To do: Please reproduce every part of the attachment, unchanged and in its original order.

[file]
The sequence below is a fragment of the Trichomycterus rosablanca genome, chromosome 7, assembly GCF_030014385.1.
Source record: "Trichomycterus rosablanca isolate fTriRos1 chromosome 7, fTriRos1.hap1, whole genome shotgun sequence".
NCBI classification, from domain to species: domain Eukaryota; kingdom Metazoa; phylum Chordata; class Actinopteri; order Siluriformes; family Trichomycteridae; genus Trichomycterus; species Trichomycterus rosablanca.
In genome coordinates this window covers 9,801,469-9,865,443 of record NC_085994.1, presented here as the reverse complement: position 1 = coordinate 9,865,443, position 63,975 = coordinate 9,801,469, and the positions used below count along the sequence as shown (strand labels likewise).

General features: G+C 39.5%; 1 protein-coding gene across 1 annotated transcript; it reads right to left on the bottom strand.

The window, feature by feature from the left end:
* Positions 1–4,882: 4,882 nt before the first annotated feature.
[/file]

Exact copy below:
The sequence below is a fragment of the Trichomycterus rosablanca genome, chromosome 7, assembly GCF_030014385.1.
Source record: "Trichomycterus rosablanca isolate fTriRos1 chromosome 7, fTriRos1.hap1, whole genome shotgun sequence".
NCBI classification, from domain to species: domain Eukaryota; kingdom Metazoa; phylum Chordata; class Actinopteri; order Siluriformes; family Trichomycteridae; genus Trichomycterus; species Trichomycterus rosablanca.
In genome coordinates this window covers 9,801,469-9,865,443 of record NC_085994.1, presented here as the reverse complement: position 1 = coordinate 9,865,443, position 63,975 = coordinate 9,801,469, and the positions used below count along the sequence as shown (strand labels likewise).

General features: G+C 39.5%; 1 protein-coding gene across 1 annotated transcript; it reads right to left on the bottom strand.

The window, feature by feature from the left end:
* Positions 1–4,882: 4,882 nt before the first annotated feature.